[Side note: Apparently I wasn't the only one who thought of Hexawise and pairwise / combinatorial test design approaches when they saw these 13 questions. I was amused that after I drafted this post, I saw Jared Quinert's / @xflibble's tweet just now:]


Where do I come down on each of James' 13 questions with respect to people I talk to about our test design tool, Hexawise, and the types of benefits and the size of benefits it typically delivers? Quite simply, "Yes" to all 13. I enjoy talking about exactly the kinds of questions that James raised in his list. In fact, when I sought out James to ask him questions at a conference in Boston earlier this year, it was because I wanted his perspective on many of the points above, particularly #11: (hearing stories about how James has seen pairwise and combinatorial approaches to test design fail), and #7 (hearing his views on where it works best and where it would be difficult to apply it). I'll save my specific answers to another post, but I am serious about wanting to share my thoughts on them; time constraints are holding me back today. I gave a speech at the ASQ World Conference on Quality Improvement in St. Louis last week though that addressed many, but not all, of James' questions.

I'm not your typical software tool vendor. Basically, my natural instincts are all wrong for sales. I agree with the premise that "a fool with a tool is still a fool"; when talking to target clients and/or potential partners, I'm inclined to point out deficiencies, limitations, and various things that could go wrong; I'm more of an introvert than an extrovert, etc. Not exactly the typical characteristics of a successful salesman... Having said that, I believe that we've built a very good tool that helps enable dramatic efficiency and thoroughness benefits in many testing situations but our tool, along with the pairwise and combinatorial test design approaches that Hexawise enables both have their limitations. It is primarily by talking to software testers about their positive and negative experiences that our company is able to improve our tool, enhance our training, and provide honest, pragmatic guidance to users about where and how to use our tool (and where and how not to).

Tool vendors who defend their tools (and/or the approaches by which their tools helps users solve problems) as magical, silver bullet solutions are being both foolish and dishonest. Tool vendors who choose not to engage in serious, honest and open discussions with users about the challenges that users have when applying their tools in different situations are being short-sighted. From my own experiences, I can say that talking about the 13 topics raised by James have been invaluable.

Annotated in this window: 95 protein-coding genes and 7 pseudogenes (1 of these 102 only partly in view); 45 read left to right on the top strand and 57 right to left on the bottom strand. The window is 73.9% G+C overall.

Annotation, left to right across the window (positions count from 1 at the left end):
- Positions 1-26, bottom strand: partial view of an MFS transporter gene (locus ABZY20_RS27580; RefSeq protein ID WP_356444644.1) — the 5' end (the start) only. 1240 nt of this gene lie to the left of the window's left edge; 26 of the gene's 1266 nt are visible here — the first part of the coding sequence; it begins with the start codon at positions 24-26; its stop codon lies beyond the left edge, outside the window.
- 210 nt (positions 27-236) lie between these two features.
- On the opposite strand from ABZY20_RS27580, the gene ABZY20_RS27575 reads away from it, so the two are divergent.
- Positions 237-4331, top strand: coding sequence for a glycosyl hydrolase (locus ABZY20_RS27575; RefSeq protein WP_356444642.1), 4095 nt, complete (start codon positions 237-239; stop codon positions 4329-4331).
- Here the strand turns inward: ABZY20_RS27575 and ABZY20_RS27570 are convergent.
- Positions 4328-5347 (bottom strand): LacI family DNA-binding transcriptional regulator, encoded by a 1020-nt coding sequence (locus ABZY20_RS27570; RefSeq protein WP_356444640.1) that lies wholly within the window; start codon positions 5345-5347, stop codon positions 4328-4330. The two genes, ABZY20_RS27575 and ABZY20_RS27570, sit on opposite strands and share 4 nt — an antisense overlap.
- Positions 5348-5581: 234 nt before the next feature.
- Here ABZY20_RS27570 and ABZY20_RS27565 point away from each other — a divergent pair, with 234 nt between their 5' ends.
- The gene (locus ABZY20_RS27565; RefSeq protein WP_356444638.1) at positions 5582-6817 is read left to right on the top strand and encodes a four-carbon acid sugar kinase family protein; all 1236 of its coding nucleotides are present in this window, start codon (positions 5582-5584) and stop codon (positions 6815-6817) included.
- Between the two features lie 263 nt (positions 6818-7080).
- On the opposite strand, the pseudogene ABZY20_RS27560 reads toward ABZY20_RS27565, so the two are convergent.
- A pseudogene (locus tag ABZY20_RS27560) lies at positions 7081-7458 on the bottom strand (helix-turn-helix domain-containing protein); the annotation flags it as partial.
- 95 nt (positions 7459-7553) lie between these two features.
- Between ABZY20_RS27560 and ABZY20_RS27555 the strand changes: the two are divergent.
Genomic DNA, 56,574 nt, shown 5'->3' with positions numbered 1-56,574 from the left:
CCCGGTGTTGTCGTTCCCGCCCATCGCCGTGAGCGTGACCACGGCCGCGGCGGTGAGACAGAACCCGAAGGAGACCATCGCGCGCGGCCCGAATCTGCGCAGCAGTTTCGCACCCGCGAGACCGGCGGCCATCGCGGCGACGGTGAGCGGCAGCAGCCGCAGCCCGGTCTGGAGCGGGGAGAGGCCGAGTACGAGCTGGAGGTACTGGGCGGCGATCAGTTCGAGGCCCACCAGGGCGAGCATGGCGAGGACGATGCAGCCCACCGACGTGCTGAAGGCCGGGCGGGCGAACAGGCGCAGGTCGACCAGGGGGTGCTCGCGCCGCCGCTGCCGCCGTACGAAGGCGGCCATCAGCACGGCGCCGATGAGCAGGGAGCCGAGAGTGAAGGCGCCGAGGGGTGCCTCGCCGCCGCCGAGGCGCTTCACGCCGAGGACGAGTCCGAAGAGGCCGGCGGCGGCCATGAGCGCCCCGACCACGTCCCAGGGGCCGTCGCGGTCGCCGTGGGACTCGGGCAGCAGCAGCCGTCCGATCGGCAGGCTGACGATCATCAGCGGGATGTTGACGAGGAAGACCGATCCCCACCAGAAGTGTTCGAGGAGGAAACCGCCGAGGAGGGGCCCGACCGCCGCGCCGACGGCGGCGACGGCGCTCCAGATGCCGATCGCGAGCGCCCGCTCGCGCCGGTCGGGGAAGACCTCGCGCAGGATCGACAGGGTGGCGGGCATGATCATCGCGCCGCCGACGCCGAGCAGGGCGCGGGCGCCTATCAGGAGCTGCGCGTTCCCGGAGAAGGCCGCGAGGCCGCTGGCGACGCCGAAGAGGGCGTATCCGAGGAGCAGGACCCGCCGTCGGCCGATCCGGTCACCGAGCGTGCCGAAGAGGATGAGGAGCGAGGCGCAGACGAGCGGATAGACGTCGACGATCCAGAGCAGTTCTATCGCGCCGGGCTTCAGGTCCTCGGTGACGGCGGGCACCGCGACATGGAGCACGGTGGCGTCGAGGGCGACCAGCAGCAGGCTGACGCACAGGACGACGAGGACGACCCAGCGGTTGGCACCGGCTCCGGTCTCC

By: Justin Hunter on Jun 1, 2010

Categories: Combinatorial Testing, Design of Experiments, Hexawise test case generating tool, Pairwise Testing, Software Testing, Software Testing Efficiency, Uncategorized



All the quotes below are from the inside cover of Statistics for Experimenters written by George Box, Stuart Hunter, and William G. Hunter (my late father). The Design of Experiments methods expressed in the book (namely, the science of finding out as much information as possible in as few experiments as possible), were the inspiration behind our software test case generating tool. In paging through the book again today, I found it striking (but not surprising) how many of these quotes are directly relevant to efficient and effective software testing (and efficient and effective test case design strategies in particular):

  • "Discovering the unexpected is more important than confirming the known." - George Box

  • "All models are wrong; some models are useful." - George Box

  • "Don't fall in love with a model."

  • How, with a minimum of effort, can you discover what does what to what? Which factors do what to which responses?

  • "Anyone who has never made a mistake has never tried anything new." - Albert Einstein

  • "Seek computer programs that allow you to do the thinking."

  • "A computer should make both calculations and graphs. Both sorts of output should be studied; each will contribute to understanding." - F. J. Anscombe

  • "The best time to plan an experiment is after you've done it." - R. A. Fisher

  • "Sometimes the only thing you can do with a poorly designed experiment is to try to find out what it died of." - R. A. Fisher

  • The experimenter who believes that only one factor at a time should be varied, is amply provided for by using a factorial experiment.

  • Only in exceptional circumstances do you need or should you attempt to answer all the questions with one experiment.

  • "The business of life is to endeavor to find out what you don't know from what you do; that's what I called 'guessing what was on the other side of the hill.'" - Duke of Wellington

  • "To find out what happens when you change something, it is necessary to change it."

  • "An engineer who does not know experimental design is not an engineer." - Comment made by to one of the authors by an executive of the Toyota Motor Company

  • "Among those factors to be considered there will usually be the vital few and the trivial many." - J. M. Juran

  • "The most exciting phrase to hear in science, the one that heralds discoveries, is not 'Eureka!' but 'Now that's funny...'" - Isaac Asimov

  • "Not everything that can be counted counts and not everything that counts can be counted." - Albert Einstein